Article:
Determinants of Job satisfaction
Job satisfaction or Employee Satisfaction (also referred to as morale) is one of the most widely used variables in organizational behavior. It is an employee's attitudinal response to his or her organization. As an attitude, job satisfaction is summarized in the evaluative component and composed of cognitive, affective, behavioral components. As with all attitudes, the relationship between satisfaction and behavior, most specifically job performance and membership, is complex. The following sections summarize the cognitive and affective components of job satisfaction; their relationship to organizational inducements systems and their impact on performance and membership.
The Evaluative Component
An individual's overall response to the employing organization is summarized in the evaluative component. It represents dislike vs. like for the organization. When asked for a single response to the question, How satisfied are you with your job, individuals response with their overall evaluation.
The Cognitive Component
An individual's perceptions, opinion, beliefs and expectations regarding the organization are the focus of his or her cognitions. Employees hold cognitions about each of the four major inducement systems. Cognitions in which the individual perceives that his or her expectations have been met generally lead to positive evaluations. Additionally, positive evaluations are more likely when cognitions (expectations) support a positive and secure future with the organization. Some of the specific cognitions regarding each inducement systems are:
Reward Inducement System. Individuals develop expectations regarding their pay through negotiations, comparison to others, and promises made. Satisfaction is increased when these salary expectations are met. Likewise individuals develop an expected timetable for advancement. The extent to which these timetables are met also influences the individuals' cognitive evaluation. (see Equity Theory)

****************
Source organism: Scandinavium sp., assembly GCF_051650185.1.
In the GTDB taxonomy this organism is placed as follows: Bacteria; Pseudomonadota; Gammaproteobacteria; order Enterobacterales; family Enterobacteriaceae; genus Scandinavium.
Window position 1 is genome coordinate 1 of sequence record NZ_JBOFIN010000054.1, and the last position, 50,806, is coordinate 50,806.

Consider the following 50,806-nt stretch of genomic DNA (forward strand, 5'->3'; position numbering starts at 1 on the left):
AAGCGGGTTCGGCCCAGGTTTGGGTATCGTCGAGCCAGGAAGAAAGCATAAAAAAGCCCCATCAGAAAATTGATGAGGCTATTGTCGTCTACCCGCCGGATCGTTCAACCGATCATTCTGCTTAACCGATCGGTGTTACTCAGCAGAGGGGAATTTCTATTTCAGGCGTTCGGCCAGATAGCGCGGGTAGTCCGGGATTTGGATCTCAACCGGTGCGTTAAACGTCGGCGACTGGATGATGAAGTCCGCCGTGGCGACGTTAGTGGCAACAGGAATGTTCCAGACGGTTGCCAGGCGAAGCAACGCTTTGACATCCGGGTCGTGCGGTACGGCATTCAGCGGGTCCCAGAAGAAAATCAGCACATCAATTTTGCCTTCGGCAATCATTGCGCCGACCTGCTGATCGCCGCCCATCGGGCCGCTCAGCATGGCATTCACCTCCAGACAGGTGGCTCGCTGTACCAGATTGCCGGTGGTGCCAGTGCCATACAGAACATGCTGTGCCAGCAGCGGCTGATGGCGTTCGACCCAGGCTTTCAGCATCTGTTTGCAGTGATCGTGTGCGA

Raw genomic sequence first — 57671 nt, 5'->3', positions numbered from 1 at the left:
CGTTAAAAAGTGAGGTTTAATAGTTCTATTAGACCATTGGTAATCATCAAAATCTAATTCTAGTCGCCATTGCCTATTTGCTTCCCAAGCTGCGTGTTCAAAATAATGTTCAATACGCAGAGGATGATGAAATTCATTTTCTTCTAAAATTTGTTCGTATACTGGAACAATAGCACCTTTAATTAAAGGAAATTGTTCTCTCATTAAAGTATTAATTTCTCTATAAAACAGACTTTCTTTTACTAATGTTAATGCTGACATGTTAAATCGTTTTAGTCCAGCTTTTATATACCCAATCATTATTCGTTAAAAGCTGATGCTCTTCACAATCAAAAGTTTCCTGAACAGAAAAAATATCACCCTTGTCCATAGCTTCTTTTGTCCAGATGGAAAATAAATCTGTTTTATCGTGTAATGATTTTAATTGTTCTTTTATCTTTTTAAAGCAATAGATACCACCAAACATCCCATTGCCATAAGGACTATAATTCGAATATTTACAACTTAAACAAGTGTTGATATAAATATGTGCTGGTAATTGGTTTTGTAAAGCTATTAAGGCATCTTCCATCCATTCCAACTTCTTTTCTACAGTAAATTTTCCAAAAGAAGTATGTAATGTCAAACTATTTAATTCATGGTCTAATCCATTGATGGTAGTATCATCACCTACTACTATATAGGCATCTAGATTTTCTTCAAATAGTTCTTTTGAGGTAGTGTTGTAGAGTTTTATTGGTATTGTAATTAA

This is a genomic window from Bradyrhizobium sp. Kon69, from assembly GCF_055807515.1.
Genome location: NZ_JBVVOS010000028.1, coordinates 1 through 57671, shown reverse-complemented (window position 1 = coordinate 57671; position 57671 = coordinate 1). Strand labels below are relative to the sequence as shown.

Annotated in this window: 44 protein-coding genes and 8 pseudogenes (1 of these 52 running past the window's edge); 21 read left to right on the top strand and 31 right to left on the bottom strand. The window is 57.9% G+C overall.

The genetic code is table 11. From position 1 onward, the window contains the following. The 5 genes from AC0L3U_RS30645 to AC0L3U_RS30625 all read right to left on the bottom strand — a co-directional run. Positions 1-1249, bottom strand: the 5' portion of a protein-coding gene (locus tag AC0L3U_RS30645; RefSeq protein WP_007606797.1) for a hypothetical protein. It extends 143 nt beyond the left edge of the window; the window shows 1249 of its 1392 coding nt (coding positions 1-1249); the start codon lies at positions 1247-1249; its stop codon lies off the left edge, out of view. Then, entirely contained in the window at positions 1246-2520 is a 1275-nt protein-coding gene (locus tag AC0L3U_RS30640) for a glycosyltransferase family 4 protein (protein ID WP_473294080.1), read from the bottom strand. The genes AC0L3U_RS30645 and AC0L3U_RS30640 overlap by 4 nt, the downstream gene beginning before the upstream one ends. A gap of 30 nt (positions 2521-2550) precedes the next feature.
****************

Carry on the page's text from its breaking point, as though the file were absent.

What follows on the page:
Managerial Inducement System. Satisfaction with one's boss is a function of how he or she meets your mental model (expectations) of how a leader should behave. (See Leadership Behavior)
Task Inducement System. The extent to which one's assigned task and responsibilities meet role expectations is the major determinant of an individual's cognitive assessment of his or her job. Work designs that include variables such as autonomy, responsibility and task identity tend to lead to high levels of satisfaction with work because they allow for challenge which when met, lead to validation of important skills and competencies.
Social Inducement System. How coworkers behave relative to your expectations of them and how they help or hinder your job performance is the basis of the cognitive appraisal of this inducement system.
The Affective Component
This component represents the feeling evoked by the organization. Does thinking about and association with the organization evoke pleasurable or uncomfortable feelings; feelings of anger or joy; feelings of security or stress; feelings of affirmation or invalidation? In general, positive affect results from information, feedback, and situations that affirms or reinforces the individual's self worth and self concept, while negative affect is evoked by invalidating situations (See Affective Motivation). Self worth is validated when individuals feel accepted as values members of the organization and their competencies and core values are affirmed. When individuals are in a positive affect state while working, they tend to evaluate the organization positively. Some of the ways in which the individual's affective component is triggered by each of the inducement systems are:
Reward Inducement System. Pay has a pure instrumental meaning, that is, it is valued as means of purchasing necessary and desirable goods and services. Pay also has an expressive meaning in that it used by many as a major indicator of worth and status. The reward system impacts on an individuals emotional attachment to the organization by the degree to which one's pay and organizational position validates his or her self worth and status.